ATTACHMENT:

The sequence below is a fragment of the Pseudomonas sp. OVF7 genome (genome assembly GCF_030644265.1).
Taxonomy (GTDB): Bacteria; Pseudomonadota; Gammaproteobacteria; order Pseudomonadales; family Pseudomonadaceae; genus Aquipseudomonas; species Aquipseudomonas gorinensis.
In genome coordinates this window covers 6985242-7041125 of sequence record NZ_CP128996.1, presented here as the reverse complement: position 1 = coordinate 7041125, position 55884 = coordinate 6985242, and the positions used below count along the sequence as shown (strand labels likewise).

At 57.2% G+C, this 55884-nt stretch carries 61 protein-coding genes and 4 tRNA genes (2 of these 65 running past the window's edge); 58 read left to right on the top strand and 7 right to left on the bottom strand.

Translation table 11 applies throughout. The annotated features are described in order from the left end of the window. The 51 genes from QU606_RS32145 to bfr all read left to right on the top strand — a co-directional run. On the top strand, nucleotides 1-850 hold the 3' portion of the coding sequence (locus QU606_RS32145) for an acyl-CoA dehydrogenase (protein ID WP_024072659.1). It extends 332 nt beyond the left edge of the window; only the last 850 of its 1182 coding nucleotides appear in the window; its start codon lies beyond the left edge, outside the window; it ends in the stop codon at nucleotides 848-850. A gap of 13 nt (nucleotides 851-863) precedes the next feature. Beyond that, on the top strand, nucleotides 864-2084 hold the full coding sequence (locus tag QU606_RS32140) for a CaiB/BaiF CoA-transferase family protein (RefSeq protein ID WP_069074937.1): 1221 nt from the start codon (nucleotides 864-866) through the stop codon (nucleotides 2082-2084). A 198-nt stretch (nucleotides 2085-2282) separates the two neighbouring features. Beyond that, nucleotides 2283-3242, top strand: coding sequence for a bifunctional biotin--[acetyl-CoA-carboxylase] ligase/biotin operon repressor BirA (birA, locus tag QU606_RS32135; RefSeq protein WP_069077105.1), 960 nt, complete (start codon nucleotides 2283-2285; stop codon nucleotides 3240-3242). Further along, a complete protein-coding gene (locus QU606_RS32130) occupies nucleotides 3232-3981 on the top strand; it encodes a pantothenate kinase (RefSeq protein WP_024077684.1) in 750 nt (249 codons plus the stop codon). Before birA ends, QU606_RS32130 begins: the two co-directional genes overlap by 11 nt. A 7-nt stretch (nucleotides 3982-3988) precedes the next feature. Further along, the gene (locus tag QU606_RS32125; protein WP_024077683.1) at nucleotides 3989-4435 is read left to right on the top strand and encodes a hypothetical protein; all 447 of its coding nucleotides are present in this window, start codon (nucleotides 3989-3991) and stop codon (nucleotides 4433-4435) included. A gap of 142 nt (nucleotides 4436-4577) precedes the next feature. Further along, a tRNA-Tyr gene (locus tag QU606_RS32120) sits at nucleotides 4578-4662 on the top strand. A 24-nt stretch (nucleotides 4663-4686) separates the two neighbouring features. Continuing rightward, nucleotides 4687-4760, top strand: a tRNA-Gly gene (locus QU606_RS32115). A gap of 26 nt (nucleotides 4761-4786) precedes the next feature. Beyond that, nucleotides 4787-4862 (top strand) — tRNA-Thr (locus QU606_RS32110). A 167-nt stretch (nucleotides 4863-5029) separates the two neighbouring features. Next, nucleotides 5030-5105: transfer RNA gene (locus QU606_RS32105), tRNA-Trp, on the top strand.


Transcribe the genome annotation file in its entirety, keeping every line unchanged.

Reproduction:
The sequence below is a fragment of the Pseudomonas sp. OVF7 genome (genome assembly GCF_030644265.1).
Taxonomy (GTDB): Bacteria; Pseudomonadota; Gammaproteobacteria; order Pseudomonadales; family Pseudomonadaceae; genus Aquipseudomonas; species Aquipseudomonas gorinensis.
In genome coordinates this window covers 6985242-7041125 of sequence record NZ_CP128996.1, presented here as the reverse complement: position 1 = coordinate 7041125, position 55884 = coordinate 6985242, and the positions used below count along the sequence as shown (strand labels likewise).

At 57.2% G+C, this 55884-nt stretch carries 61 protein-coding genes and 4 tRNA genes (2 of these 65 running past the window's edge); 58 read left to right on the top strand and 7 right to left on the bottom strand.

Translation table 11 applies throughout. The annotated features are described in order from the left end of the window. The 51 genes from QU606_RS32145 to bfr all read left to right on the top strand — a co-directional run. On the top strand, nucleotides 1-850 hold the 3' portion of the coding sequence (locus QU606_RS32145) for an acyl-CoA dehydrogenase (protein ID WP_024072659.1). It extends 332 nt beyond the left edge of the window; only the last 850 of its 1182 coding nucleotides appear in the window; its start codon lies beyond the left edge, outside the window; it ends in the stop codon at nucleotides 848-850. A gap of 13 nt (nucleotides 851-863) precedes the next feature. Beyond that, on the top strand, nucleotides 864-2084 hold the full coding sequence (locus tag QU606_RS32140) for a CaiB/BaiF CoA-transferase family protein (RefSeq protein ID WP_069074937.1): 1221 nt from the start codon (nucleotides 864-866) through the stop codon (nucleotides 2082-2084). A 198-nt stretch (nucleotides 2085-2282) separates the two neighbouring features. Beyond that, nucleotides 2283-3242, top strand: coding sequence for a bifunctional biotin--[acetyl-CoA-carboxylase] ligase/biotin operon repressor BirA (birA, locus tag QU606_RS32135; RefSeq protein WP_069077105.1), 960 nt, complete (start codon nucleotides 2283-2285; stop codon nucleotides 3240-3242). Further along, a complete protein-coding gene (locus QU606_RS32130) occupies nucleotides 3232-3981 on the top strand; it encodes a pantothenate kinase (RefSeq protein WP_024077684.1) in 750 nt (249 codons plus the stop codon). Before birA ends, QU606_RS32130 begins: the two co-directional genes overlap by 11 nt. A 7-nt stretch (nucleotides 3982-3988) precedes the next feature. Further along, the gene (locus tag QU606_RS32125; protein WP_024077683.1) at nucleotides 3989-4435 is read left to right on the top strand and encodes a hypothetical protein; all 447 of its coding nucleotides are present in this window, start codon (nucleotides 3989-3991) and stop codon (nucleotides 4433-4435) included. A gap of 142 nt (nucleotides 4436-4577) precedes the next feature. Further along, a tRNA-Tyr gene (locus tag QU606_RS32120) sits at nucleotides 4578-4662 on the top strand. A 24-nt stretch (nucleotides 4663-4686) separates the two neighbouring features. Continuing rightward, nucleotides 4687-4760, top strand: a tRNA-Gly gene (locus QU606_RS32115). A gap of 26 nt (nucleotides 4761-4786) precedes the next feature. Beyond that, nucleotides 4787-4862 (top strand) — tRNA-Thr (locus QU606_RS32110). A 167-nt stretch (nucleotides 4863-5029) separates the two neighbouring features. Next, nucleotides 5030-5105: transfer RNA gene (locus QU606_RS32105), tRNA-Trp, on the top strand.